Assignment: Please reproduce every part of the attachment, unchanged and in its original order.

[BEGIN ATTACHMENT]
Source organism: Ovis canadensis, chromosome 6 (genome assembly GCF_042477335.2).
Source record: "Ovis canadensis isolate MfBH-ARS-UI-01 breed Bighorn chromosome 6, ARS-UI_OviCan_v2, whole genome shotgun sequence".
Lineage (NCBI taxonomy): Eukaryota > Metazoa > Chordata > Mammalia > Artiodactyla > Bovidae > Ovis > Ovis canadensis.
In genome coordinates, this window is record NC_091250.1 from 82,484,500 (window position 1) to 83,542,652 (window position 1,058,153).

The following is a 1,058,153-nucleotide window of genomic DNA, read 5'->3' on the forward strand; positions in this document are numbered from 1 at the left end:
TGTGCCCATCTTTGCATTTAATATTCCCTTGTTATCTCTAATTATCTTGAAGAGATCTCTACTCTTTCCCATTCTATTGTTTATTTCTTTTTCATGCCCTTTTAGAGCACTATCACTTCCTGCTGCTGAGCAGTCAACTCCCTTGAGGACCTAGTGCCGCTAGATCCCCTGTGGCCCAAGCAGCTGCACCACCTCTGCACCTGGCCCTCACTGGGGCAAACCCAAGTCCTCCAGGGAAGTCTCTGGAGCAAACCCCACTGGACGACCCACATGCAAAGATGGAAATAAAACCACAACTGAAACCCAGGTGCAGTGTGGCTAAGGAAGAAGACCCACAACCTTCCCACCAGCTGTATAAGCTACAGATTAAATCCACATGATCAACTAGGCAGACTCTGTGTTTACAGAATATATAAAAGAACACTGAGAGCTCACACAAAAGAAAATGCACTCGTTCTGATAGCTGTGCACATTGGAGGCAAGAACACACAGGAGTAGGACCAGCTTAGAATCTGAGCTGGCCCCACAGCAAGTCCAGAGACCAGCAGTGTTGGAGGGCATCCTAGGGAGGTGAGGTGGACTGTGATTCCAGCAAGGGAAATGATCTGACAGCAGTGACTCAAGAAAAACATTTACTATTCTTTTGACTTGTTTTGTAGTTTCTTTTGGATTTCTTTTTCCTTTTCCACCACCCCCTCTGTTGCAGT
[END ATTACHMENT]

Source organism: Ovis canadensis, chromosome 6 (genome assembly GCF_042477335.2).
Source record: "Ovis canadensis isolate MfBH-ARS-UI-01 breed Bighorn chromosome 6, ARS-UI_OviCan_v2, whole genome shotgun sequence".
Lineage (NCBI taxonomy): Eukaryota > Metazoa > Chordata > Mammalia > Artiodactyla > Bovidae > Ovis > Ovis canadensis.
In genome coordinates, this window is record NC_091250.1 from 82,484,500 (window position 1) to 83,542,652 (window position 1,058,153).

The following is a 1,058,153-nucleotide window of genomic DNA, read 5'->3' on the forward strand; positions in this document are numbered from 1 at the left end:
TGTGCCCATCTTTGCATTTAATATTCCCTTGTTATCTCTAATTATCTTGAAGAGATCTCTACTCTTTCCCATTCTATTGTTTATTTCTTTTTCATGCCCTTTTAGAGCACTATCACTTCCTGCTGCTGAGCAGTCAACTCCCTTGAGGACCTAGTGCCGCTAGATCCCCTGTGGCCCAAGCAGCTGCACCACCTCTGCACCTGGCCCTCACTGGGGCAAACCCAAGTCCTCCAGGGAAGTCTCTGGAGCAAACCCCACTGGACGACCCACATGCAAAGATGGAAATAAAACCACAACTGAAACCCAGGTGCAGTGTGGCTAAGGAAGAAGACCCACAACCTTCCCACCAGCTGTATAAGCTACAGATTAAATCCACATGATCAACTAGGCAGACTCTGTGTTTACAGAATATATAAAAGAACACTGAGAGCTCACACAAAAGAAAATGCACTCGTTCTGATAGCTGTGCACATTGGAGGCAAGAACACACAGGAGTAGGACCAGCTTAGAATCTGAGCTGGCCCCACAGCAAGTCCAGAGACCAGCAGTGTTGGAGGGCATCCTAGGGAGGTGAGGTGGACTGTGATTCCAGCAAGGGAAATGATCTGACAGCAGTGACTCAAGAAAAACATTTACTATTCTTTTGACTTGTTTTGTAGTTTCTTTTGGATTTCTTTTTCCTTTTCCACCACCCCCTCTGTTGCAGT